At HeroesCon, I attended an unusual panel. It was unusual in that everyone involved with the panel agreed up front that the panel was an inherently foolish idea. The panel was on humor.
You can probably guess where this is going. Trying to analyze humor can produce some interesting ideas and rarely produces anything remotely funny. There's a quote about killing frogs that sums up the idea, one alternately attributed to E. B. White and Mark Twain and if you haven't heard it yet I'm sure a little considered Googling will turn it up. My point is no one wants to talk about comedy, which is fine. It had Evan Dorkin and Roger Langridge talking about comics which was enough to put my ass in the seat.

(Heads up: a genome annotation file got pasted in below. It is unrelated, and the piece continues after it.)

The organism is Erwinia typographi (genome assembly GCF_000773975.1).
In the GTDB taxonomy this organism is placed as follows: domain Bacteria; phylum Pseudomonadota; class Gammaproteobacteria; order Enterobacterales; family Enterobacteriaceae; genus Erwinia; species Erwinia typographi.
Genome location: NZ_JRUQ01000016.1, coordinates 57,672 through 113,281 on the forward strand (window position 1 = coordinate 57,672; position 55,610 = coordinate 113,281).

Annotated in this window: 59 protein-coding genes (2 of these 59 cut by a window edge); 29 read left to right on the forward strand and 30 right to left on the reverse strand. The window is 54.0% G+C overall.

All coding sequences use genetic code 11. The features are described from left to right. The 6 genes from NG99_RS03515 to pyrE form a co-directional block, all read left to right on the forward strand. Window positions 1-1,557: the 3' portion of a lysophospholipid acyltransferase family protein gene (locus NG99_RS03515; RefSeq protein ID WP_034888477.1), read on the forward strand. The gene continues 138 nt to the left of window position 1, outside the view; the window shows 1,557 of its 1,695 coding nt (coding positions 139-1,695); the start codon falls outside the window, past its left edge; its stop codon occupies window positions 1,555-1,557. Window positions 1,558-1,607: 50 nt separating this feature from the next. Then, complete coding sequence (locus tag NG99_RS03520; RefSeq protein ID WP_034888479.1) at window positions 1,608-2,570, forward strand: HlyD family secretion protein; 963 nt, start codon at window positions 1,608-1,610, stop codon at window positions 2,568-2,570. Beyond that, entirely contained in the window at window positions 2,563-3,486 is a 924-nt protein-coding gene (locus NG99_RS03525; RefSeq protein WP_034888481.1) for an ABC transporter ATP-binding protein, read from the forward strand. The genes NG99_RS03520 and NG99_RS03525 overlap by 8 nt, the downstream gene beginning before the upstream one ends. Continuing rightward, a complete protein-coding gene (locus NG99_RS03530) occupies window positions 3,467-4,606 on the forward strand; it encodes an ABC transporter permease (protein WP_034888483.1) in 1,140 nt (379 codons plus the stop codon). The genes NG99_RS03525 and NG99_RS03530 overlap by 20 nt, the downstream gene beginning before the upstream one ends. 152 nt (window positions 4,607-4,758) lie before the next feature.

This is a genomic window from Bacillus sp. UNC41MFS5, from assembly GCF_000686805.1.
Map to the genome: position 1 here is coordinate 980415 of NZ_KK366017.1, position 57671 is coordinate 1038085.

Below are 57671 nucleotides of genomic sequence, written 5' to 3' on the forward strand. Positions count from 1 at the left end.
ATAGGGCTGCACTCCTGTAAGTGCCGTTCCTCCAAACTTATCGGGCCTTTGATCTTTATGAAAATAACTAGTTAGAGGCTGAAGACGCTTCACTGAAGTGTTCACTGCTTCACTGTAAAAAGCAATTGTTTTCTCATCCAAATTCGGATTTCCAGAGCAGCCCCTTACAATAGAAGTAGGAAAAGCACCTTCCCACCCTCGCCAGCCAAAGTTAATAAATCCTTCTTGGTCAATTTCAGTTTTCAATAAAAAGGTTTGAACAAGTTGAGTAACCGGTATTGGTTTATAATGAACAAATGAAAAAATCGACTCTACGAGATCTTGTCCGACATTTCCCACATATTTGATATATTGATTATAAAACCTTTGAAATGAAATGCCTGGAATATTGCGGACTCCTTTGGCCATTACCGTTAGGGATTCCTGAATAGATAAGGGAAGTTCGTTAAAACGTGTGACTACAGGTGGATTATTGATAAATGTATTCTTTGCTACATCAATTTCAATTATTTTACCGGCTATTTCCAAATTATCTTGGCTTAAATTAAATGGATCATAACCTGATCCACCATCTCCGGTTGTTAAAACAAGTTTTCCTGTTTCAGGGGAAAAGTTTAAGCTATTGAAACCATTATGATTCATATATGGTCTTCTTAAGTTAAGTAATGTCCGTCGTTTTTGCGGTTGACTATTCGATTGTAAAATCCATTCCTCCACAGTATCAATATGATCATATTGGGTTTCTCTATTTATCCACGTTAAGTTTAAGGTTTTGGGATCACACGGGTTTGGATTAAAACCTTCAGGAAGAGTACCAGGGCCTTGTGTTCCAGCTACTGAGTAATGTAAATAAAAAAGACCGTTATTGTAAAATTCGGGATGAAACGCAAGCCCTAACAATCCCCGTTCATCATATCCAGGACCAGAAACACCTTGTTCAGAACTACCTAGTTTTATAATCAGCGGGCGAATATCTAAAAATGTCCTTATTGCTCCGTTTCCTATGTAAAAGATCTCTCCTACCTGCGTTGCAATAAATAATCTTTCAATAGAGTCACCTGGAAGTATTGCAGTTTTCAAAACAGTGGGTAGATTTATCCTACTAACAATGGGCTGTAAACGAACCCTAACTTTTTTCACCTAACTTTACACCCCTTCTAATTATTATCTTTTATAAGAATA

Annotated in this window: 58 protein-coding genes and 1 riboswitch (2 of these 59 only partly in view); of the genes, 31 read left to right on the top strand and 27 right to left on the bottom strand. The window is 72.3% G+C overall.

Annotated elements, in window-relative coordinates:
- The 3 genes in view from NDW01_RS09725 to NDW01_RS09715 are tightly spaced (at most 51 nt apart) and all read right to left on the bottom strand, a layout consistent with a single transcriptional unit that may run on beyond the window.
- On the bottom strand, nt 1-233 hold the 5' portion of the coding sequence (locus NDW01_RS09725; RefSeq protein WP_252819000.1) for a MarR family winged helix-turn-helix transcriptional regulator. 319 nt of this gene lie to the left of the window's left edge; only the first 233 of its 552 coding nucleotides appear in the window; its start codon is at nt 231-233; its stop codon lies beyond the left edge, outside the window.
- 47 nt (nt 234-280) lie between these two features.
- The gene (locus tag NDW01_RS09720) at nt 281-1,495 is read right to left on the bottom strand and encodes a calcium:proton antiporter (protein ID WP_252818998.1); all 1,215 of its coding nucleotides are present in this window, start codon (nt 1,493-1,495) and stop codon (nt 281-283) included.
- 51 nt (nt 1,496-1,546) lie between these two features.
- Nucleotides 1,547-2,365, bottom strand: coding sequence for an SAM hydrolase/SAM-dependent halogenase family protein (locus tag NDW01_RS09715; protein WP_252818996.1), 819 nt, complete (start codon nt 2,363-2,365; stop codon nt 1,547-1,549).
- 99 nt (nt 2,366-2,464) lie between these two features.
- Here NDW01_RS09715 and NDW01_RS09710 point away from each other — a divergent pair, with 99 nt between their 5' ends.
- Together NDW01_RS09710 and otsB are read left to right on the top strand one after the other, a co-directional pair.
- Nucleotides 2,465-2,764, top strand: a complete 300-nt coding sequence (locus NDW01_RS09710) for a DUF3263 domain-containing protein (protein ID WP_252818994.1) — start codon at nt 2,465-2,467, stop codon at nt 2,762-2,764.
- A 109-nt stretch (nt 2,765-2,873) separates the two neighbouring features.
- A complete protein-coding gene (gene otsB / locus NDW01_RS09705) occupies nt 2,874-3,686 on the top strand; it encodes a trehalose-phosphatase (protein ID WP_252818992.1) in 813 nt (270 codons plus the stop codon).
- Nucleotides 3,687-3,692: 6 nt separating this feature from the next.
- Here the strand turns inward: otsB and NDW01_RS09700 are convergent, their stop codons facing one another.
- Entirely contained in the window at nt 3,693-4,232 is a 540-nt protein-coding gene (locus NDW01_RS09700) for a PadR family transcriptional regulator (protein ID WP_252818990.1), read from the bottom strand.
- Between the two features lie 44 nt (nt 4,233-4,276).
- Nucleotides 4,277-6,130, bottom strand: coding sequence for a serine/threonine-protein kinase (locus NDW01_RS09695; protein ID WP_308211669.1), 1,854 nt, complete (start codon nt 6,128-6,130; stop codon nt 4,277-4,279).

Mostly it was just entertaining. But there was one bit of practical advice tossed out there that I came away with very grateful for. Dorkin (speaking obviously from experience) spoke of how a freeform humor anthology was a great format, because you could pull out any random idea you had sitting around and use it. And if it worked, great, if it didn't, it was only a page or two.
That advice was spot on, especially for someone like me who often writes in the short form and has a lot of very bad ideas. I mean, terrible ideas. Look at that Meatloaf comic. Seriously. But now it's out of my head and I can move on. And that feeling is so, so freeing.
It's working for me so far. I'd recommend it to anyone who had an interest.